Tuesday, June 24, 2003
The Port of Hood River has added $6 million to its fiscal year 2003-04 budget to cover the cost of major renovations on the tollbridge.
Two other leading public agencies are holding the line on expenditures this year. The increases in the budgets of the City of Hood River and Hood River County primarily reflect the growing cost of health care and retirement payments.
The port is gearing up for the redecking of its aging bridge, a two-year project that is scheduled to begin next spring. The $8.5 million cost was slightly defrayed when U.S. Rep. Greg Walden, R-Hood River, recently helped the agency score $1.35 million in federal funding. However, the port plans to pay for the remainder of the work unless other grant monies become available.
“This promises to be the largest and most complex improvement project in the history of the Hood River/White Salmon interstate bridge,” said Dave Harlan, port director.
That renovation is largely responsible for the spike in the port budget from $8,880,183 last year to the current $14,843,510. The port saw an increase of four percent in personnel services, but avoided a sharp climb in PERS costs — holding to a rate hike of only one percent. The agency has chosen not to pool its money with other special districts but to maintain its own fully funded account for 16 full-time, eight part-time and six to eight seasonal staffers.
Hood River County expects $315,000 in additional PERS costs during the upcoming year, along with a $196,000 rise in health care fees for 80 employees. In spite of those factors — and a three percent cost of living adjustment — the county reduced its 2003-04 budget from $33 million to $25 million. Although that change from the previous year appears significant, Dave Meriwether, county administrator, said it is due to the pay out of more than $3 million that had been held in a reserve fund for library construction and last year’s $5.5 million purchase of 19,000 acres of timber lands in Eastern Oregon.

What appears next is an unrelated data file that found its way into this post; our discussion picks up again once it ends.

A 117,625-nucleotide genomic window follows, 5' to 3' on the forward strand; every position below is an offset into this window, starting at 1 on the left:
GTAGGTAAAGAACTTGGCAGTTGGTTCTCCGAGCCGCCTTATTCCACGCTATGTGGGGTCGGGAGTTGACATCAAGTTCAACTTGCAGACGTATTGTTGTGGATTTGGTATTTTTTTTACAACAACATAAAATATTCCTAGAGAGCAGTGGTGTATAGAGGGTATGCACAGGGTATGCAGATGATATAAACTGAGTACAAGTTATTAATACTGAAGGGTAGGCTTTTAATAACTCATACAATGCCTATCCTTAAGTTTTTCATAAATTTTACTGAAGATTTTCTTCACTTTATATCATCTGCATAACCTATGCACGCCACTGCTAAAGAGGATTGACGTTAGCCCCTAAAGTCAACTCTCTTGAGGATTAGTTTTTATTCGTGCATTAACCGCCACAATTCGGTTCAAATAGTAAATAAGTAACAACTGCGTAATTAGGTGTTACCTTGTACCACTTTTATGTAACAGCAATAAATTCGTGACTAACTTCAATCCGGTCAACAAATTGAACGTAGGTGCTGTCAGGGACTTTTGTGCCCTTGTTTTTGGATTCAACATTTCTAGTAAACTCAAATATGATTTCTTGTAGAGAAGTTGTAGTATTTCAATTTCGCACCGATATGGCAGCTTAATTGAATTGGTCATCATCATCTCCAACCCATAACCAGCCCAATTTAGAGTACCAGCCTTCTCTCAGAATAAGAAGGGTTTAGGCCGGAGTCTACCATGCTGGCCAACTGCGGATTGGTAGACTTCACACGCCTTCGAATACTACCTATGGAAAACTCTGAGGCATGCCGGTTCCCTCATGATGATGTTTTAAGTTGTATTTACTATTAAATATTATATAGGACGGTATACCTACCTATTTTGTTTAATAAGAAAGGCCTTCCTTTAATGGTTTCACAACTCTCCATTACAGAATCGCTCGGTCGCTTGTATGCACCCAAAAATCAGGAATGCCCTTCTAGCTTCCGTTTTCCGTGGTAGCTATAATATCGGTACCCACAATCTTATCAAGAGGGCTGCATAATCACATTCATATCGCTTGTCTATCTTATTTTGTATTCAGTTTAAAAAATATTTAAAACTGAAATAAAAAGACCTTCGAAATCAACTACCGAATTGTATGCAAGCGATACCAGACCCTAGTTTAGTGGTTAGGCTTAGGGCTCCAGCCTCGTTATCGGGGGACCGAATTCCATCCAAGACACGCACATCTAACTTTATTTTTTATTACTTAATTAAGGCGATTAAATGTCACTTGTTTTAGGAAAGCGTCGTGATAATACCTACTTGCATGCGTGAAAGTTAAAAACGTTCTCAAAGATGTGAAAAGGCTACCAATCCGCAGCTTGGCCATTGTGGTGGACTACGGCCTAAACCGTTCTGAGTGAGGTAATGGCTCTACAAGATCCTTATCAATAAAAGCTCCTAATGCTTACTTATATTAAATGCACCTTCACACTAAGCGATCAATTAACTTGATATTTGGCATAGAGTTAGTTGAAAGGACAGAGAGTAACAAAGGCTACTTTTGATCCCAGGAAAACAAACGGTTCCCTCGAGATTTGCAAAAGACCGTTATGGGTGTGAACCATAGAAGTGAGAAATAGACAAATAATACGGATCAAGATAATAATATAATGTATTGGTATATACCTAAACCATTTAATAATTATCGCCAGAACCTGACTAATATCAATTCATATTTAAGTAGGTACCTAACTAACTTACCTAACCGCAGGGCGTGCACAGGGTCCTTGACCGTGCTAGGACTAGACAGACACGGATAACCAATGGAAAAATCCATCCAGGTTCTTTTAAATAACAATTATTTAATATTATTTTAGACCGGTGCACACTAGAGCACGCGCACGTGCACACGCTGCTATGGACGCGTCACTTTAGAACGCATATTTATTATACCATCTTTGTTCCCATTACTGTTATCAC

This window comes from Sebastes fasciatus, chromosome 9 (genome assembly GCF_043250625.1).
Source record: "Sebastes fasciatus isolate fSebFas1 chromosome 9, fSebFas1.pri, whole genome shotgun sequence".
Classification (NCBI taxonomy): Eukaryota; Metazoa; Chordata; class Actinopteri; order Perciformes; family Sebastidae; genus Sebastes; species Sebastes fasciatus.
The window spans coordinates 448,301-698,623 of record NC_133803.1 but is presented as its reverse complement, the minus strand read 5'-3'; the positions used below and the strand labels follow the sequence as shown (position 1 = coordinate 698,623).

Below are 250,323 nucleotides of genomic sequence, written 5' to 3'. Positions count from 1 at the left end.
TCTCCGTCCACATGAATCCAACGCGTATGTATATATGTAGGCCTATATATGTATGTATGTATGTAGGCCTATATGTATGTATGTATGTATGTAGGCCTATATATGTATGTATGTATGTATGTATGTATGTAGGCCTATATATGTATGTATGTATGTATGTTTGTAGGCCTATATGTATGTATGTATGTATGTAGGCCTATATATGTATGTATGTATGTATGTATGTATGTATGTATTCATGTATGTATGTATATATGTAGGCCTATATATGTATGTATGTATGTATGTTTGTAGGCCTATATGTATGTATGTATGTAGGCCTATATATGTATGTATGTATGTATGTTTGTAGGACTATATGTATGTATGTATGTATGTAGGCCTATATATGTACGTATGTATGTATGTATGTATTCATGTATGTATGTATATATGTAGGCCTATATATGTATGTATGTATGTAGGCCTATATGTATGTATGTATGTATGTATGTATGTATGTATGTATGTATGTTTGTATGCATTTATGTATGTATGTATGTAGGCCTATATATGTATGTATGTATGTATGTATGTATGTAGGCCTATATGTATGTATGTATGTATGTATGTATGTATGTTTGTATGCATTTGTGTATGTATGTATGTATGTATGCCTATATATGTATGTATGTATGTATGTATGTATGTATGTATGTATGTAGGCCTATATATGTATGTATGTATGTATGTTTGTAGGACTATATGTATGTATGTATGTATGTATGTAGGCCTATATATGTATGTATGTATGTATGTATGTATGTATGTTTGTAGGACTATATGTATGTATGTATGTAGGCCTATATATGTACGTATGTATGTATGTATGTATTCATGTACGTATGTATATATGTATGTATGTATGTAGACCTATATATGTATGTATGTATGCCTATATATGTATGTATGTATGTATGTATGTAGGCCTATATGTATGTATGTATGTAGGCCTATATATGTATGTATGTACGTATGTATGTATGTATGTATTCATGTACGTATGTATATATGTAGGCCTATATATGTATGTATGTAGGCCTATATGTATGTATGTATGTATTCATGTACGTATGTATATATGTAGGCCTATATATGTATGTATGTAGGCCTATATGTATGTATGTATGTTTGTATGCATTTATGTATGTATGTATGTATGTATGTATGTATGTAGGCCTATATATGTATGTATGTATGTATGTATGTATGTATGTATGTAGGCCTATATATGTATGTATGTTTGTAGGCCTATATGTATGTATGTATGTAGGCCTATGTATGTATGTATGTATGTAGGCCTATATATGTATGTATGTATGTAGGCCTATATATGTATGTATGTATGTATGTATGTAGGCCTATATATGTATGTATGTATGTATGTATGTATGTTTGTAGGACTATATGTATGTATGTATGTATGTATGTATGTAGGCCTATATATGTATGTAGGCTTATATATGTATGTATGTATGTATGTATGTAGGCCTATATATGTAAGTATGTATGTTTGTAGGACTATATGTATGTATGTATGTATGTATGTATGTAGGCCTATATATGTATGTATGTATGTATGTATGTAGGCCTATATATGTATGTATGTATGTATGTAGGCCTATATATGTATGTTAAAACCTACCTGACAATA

“It’s a stopgap budget because of the state funding situation, there’s nothing very ambitious or proactive in it,” Meriwether said.
The city was hit with a 20 percent increase in health care costs and an additional 12 percent for PERS. Steve Everroad, finance director, said those jumps and a two percent cost of living increase for 55 employees are reflected in the budget increase from $8,891,000 to $9,648,000.
“We don’t have any large capital purchases, we’re just trying to maintain with what we’ve got,” Everroad said.
Both city and county officials are waiting for the outcome of disputed PERS reform legislation that could lower their anticipated payments.
Everroad said about $150,000 is listed in the new budget to cover the wages and benefits for three new paramedics positions. However, he said that funding will be reimbursed under a new merger between Cascade Locks and Hood River that goes into effect on Tuesday. In that agreement, Cascade Locks will pay $63,000 in quarterly installments for fire/ambulance services. In addition, Hood River will recoup another $68,000 from ambulance runs in that community and $17,000 for contracted services to cover the eastern border of Multnomah County.
The port recently made the final payoff on its $12 million debt for the 1985 purchase of the Diamond Fruit cannery complex. The agency, with a mission to promote economic development, now plans to utilize about $1.2 million in loan/grant funds to construct a light industrial building on its Wasco Street property. That structure will house up to four tenants and their leases will pay for the improvements.
This year, the county begins its 10-year repayment of forest reserve funds that were used to buy the Dean Building at 601 State St. That $1.7 million deal was made last summer through a lease that will be repaid at $204,000 each year, a figure which includes a two percent interest charge.